This Web page provides an online text of a paper entitled The Art of Reading Latin : How to Teach It, which was originally delivered by William Gardner Hale, Professor of Latin at Cornell University, in 1886, and which was published in the following year. This document is of interest for the insight which it lends into the history of classical pedagogy as well as for the advice which it imparts. The paper discusses in detail the process of teaching vocabulary, the system of inflection, and Latin syntax to an English-speaking student, with example exercises and test questions on grammar to accompany the text.
This website is a brief introduction to the Iliad, Homer's archaic Greek epic poem of the Trojan War. These pages are apparently aimed at those studying Homer for the first time. The site's home page gives a list of key characters with their Homeric epithets and a map featuring important locations. Further pages provide other related resources, in the form of a study guide to the Iliad. Arranged book-by-book, this guide summarises the events of each section of the poem and offers questions suitable for discussion or essay titles as well as quick quizzes on individual books. A summary of the poems of the epic cycle can also be found on the site, and there is a further link to an Odyssey study guide, which follows the same format as the companion to the Iliad.
The main function of this website is to display the catalogue of ancient and Byzantine coins from Ottilia Buerger's collection which is exhibited at Lawrence University. The numismatic catalogue features 147 coins in total, dating from the 5th century BCE to the 10th century CE, and these are arranged in the following categories: the Greek city-states, their colonies and neighbours; the Hellenistic age; the Roman world; and the Byzantine empire. Each entry features a clear image of the obverse and reverse of the coin, a date, details of the image and inscription, and text giving an interpretation and historical background. Aside from the catalogue the site also features several articles on aspects of ancient coinage, including: the production of ancient coins; Greek coinage and the polis; Hellenistic coin portraits; Roman coins and Roman history; and the development of the Byzantine solidus. A glossary of key terms is also included.
Taking as its starting point the novels of the prolific historical novelist Mary Renault (1905-1983), but extending the scope far beyond this one writer, this website focuses on twentieth-century Greek historical fiction relating to Alexander the Great of Macedon (fourth century BC). This is a site which will appeal to anyone interested in the modern reception of ancient history. Its main feature is an extensive chronological list of novels based on Alexander, accompanied by detailed summaries and reviews. There is a further section on the figure of Alexander as portrayed in other media (primarily in films), and a lengthy review of Oliver Stone's movie 'Alexander' (2004). Also provided is an annotated page of classical web links, and a link to a chatroom ('Megalexandros') for Alexander the Great enthusiasts.
Blogographos is a public weblog (blog), which began in May 2004, and which is open to anyone interested in Greek and Roman antiquity. Users must register in order to post to the blog, but anyone may access the archives. The most useful feature of the site is that it draws attention to new material on the web which may be of interest to classicists - this includes other weblogs as well as articles and sites providing information on archaeology, ancient history and civilisation and classical languages. Other features include: book announcements and reviews of both scholarly works and classics-related fiction; conference announcements; and details of stories in the media, television programmes and radio broadcasts which are of particular relevance to classicists. The resource provides an insight into the many ways in which the classical world continutes to be of interest and relevance to modern society.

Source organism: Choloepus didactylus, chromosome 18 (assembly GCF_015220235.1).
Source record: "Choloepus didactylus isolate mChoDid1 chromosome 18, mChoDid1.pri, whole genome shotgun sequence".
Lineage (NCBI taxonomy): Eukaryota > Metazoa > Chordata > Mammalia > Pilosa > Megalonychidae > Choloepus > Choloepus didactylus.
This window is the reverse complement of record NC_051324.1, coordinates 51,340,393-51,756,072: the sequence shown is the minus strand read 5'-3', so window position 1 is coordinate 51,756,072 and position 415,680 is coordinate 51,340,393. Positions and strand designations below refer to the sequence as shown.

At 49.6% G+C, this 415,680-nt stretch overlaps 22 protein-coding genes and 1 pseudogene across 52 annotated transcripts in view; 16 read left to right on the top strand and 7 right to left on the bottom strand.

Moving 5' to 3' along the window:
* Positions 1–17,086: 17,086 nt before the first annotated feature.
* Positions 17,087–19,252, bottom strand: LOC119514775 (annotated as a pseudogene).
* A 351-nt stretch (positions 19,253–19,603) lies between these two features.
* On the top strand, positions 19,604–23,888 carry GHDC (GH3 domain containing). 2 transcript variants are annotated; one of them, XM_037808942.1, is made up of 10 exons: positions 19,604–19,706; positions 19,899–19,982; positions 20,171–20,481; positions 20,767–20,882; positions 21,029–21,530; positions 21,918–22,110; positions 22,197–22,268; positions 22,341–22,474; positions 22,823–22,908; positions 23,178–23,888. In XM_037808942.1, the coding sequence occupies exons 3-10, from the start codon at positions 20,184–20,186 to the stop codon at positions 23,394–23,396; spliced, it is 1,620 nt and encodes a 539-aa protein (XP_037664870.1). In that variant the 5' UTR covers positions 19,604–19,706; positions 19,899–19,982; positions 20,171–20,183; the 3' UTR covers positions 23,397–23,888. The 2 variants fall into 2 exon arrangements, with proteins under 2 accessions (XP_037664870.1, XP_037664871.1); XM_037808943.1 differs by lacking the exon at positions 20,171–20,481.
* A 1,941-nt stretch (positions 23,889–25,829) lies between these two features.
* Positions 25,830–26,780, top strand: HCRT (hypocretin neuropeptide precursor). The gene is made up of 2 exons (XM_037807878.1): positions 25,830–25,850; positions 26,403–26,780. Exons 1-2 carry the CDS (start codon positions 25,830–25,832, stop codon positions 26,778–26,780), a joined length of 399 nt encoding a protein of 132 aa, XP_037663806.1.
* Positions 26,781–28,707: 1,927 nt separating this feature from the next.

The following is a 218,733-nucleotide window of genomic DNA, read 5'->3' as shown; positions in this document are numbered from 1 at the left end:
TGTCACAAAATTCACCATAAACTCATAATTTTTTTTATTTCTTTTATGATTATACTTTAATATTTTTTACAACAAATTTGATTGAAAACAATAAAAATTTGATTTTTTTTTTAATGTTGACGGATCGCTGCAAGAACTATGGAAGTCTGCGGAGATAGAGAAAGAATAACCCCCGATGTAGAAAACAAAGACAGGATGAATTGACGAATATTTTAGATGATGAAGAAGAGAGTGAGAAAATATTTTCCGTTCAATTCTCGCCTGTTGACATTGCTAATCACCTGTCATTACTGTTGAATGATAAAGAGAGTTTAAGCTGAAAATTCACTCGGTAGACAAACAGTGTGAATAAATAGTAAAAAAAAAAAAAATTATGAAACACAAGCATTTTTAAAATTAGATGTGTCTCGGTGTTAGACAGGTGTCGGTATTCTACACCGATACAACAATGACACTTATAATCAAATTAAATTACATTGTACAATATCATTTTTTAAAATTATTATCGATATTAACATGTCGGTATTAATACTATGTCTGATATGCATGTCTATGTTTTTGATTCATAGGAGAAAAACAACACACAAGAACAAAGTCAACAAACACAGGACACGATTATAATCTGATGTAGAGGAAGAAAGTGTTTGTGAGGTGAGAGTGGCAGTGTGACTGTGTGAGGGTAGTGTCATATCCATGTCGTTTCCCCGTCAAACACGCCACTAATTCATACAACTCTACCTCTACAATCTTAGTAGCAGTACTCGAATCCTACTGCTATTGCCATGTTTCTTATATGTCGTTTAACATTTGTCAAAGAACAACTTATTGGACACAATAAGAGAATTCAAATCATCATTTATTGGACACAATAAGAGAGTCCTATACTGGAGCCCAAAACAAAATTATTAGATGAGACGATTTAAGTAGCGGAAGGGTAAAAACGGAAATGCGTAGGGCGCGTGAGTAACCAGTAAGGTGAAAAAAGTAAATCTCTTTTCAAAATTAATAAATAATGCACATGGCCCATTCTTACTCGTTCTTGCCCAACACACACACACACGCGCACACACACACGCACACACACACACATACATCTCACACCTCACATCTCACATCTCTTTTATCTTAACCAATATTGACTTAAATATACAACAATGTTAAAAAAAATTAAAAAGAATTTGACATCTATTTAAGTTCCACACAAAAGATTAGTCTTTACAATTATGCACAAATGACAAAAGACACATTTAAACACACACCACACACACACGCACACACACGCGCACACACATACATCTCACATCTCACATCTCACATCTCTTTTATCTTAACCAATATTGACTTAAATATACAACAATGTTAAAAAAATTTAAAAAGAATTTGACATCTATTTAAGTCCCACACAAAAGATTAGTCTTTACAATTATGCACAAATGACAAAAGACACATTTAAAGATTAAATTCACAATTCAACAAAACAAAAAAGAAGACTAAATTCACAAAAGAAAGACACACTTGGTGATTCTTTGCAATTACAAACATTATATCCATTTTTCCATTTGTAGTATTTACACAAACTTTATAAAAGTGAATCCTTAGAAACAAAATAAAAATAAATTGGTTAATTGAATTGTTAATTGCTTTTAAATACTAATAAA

This is the official online presence of the Canadian Classical Bulletin (CCB), a publication of the Classical Association of Canada (CAC) which is aimed primarily at university staff and graduate students. Subscribers may receive the bulletin regularly by email, and a full-text archive of previous editions dating back to 1999 can be accessed via this website. The bulletin is updated on a monthly basis and deals with matters relating to classical education and scholarship throughout Canada, including the following: details of job vacancies and fellowships; information on scholarships, prizes and essay contests; announcements relating to study programmes and university classical departments; conference notices and calls for papers.
This is the website of the Centre for Ancient Drama and its Reception (CADRE), a research project based at the University of Nottingham's Classics Department. The project aims to further the study of ancient Greek and Roman tragedy and comedy and to look at its influence upon later traditions. Details of project members and collaborators are given here, as well as information on conferences held by the CADRE. The most informative section of the site is concerned with an ongoing project on Sophocles' fragmentary tragedies. Here brief synopses of selected fragments are given, along with some discussion by the editors. There is also a contents list for a forthcoming volume entitled 'Shards from Kolonos: Studies in Sophoclean Fragments'.